T is for Thin Places.
Thin Places and the Other Side are linked. Sometimes just by existing (crossroads, cemeteries, etc.) and sometimes through sacred days (Samhain, Beltane, etc.)
If modern and ancient folklore can be believed, Samhain is the time when our world and the Other Side are the closest to being one.
In BBC’s Merlin, Morgana used this link to tear the veil between worlds.
But there’s much more to be seen…
The Religion of the Ancient Celts by J. A. MacCulloch 
Samhain, beginning the Celtic year, was an important social and religious occasion. The powers of blight were beginning their ascendancy, yet the future triumph of the powers of growth was not forgotten. Probably Samhain had gathered up into itself other feasts occurring earlier or later.
Thus it bears traces of being a harvest festival, the ritual of the earlier harvest feast being transferred to the winter feast, as the Celts found themselves in lands where harvest is not gathered before late autumn. The harvest rites may, however, have been associated with threshing rather than ingathering. Samhain also contains in its ritual some of the old pastoral cults, while as a New Year feast its ritual is in great part that of all festivals of beginnings.
New fire was brought into each house at Samhain from the sacred bonfire, itself probably kindled from the need-fire by the friction of pieces of wood. This preserved its purity, the purity necessary to a festival of beginnings. The putting away of the old fires was probably connected with various rites for the expulsion of evils, which usually occur among many peoples at the New Year festival. By that process of dislocation which scattered the Samhain ritual over a wider period and gave some of it to Christmas, the kindling of the Yule log may have been originally connected with this festival.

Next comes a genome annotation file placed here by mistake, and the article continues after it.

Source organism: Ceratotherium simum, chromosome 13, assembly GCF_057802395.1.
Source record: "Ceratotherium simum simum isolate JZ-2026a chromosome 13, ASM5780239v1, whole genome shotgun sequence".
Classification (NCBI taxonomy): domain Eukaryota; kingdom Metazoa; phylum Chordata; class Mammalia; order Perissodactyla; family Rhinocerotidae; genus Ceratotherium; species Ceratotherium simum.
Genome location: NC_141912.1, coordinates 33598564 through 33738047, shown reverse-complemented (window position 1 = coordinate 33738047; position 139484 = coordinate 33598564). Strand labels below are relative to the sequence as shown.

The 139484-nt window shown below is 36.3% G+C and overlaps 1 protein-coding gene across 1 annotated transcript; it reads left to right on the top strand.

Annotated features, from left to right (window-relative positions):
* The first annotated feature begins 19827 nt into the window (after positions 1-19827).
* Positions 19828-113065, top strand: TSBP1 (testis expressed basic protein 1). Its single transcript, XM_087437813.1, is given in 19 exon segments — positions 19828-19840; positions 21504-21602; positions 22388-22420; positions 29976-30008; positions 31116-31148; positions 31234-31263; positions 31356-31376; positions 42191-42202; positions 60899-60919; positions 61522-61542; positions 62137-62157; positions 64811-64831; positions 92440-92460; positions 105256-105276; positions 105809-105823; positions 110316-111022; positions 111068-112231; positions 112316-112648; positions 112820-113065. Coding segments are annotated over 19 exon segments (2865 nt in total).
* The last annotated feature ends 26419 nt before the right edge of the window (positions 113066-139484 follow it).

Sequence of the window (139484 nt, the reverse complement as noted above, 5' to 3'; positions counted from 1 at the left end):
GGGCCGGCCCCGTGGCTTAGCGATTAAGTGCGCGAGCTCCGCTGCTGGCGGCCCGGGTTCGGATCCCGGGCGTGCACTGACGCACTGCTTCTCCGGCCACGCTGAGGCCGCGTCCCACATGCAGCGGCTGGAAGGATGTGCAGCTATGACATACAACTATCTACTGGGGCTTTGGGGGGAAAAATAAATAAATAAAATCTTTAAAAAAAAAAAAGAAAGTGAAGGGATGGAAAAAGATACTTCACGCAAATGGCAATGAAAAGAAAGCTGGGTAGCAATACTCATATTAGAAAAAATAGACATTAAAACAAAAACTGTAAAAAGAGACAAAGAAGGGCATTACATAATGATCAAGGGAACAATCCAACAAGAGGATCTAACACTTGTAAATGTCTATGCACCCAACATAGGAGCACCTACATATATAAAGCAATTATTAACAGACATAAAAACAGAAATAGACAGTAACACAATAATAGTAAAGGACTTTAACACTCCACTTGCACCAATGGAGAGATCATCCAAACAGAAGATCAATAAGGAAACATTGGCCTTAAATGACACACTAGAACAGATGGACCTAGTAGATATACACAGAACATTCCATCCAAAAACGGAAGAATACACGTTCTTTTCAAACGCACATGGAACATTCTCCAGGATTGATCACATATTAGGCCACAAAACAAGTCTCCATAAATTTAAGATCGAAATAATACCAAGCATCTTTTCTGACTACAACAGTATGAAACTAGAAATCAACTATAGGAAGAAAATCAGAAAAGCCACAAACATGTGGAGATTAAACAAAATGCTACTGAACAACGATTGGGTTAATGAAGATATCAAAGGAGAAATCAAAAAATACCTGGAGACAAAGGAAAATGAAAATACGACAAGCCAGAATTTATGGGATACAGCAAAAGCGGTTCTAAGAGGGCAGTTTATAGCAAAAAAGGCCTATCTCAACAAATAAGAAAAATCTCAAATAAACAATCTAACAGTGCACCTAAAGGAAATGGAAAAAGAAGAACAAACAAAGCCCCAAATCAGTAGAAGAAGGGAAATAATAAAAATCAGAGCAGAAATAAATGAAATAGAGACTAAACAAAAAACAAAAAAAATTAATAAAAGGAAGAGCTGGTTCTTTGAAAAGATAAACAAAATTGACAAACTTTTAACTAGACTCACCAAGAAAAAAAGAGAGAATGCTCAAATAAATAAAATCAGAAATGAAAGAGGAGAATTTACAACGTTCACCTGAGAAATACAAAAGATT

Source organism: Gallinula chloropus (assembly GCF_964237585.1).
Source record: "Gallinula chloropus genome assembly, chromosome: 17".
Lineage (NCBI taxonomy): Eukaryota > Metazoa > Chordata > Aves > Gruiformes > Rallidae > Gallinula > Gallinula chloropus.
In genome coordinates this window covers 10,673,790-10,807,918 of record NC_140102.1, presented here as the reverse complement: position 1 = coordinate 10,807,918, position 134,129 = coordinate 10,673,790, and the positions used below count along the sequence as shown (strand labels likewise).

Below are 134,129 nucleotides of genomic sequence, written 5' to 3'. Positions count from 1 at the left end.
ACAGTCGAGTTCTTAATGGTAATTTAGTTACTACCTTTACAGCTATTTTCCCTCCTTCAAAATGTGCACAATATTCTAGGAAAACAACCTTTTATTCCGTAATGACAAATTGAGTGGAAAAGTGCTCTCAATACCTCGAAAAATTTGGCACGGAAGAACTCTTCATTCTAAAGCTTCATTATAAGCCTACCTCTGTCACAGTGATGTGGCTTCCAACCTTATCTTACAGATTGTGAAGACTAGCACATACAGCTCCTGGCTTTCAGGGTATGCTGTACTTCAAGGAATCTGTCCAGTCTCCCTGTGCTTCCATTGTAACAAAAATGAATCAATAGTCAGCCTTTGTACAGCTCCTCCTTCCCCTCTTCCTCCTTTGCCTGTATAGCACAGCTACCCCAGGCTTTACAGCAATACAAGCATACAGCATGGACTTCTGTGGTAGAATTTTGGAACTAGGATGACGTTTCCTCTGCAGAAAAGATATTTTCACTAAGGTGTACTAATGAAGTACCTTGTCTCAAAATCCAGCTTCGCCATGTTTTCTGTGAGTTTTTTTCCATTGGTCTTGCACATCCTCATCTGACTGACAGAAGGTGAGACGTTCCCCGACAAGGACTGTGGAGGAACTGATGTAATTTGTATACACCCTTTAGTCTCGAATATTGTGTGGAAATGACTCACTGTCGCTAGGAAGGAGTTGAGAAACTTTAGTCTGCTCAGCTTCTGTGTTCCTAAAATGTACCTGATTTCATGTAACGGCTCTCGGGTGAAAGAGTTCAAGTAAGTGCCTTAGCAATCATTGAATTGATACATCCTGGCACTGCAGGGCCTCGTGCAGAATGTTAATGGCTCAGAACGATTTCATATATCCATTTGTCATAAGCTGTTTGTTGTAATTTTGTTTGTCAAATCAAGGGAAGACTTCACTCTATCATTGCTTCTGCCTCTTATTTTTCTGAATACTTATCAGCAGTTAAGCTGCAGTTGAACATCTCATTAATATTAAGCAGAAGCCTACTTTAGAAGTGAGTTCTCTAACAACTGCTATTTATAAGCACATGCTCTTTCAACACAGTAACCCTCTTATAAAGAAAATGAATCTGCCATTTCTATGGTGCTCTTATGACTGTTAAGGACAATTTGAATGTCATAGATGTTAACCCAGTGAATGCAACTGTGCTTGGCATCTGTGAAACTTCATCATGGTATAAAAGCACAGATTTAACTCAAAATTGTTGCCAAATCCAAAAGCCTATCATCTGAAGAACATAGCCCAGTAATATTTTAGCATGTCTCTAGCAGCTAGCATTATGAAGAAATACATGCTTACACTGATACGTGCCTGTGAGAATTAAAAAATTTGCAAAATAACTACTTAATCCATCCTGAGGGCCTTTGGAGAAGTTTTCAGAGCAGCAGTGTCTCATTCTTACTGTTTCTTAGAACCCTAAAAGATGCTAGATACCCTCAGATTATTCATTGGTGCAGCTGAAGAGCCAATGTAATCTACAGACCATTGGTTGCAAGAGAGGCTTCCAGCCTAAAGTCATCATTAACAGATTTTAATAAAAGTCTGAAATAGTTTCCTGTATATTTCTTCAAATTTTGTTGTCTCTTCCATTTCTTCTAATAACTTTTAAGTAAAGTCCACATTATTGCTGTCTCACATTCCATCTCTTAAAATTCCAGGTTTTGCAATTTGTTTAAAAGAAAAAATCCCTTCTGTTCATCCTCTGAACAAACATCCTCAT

Divination and forecasting the fate of the inquirer for the coming year also took place. Sometimes these were connected with the bonfire, stones placed in it showing by their appearance the fortune or misfortune awaiting their owners
Earlier customs recorded among the Celts also point to the existence of this primitive belief influencing actual custom. Nicander says that the Celts went by night to the tombs of great men to obtain oracles, so much did they believe that they were still living there. In Ireland, oracles were also sought by sleeping on funeral cairns, and it was to the grave of Fergus that two bards resorted in order to obtain from him the lost story of the Táin. We have also seen how, in Ireland, armed heroes exerted a sinister influence upon enemies from their graves, which may thus have been regarded as their homes–a belief also underlying the Welsh story of Bran’s head.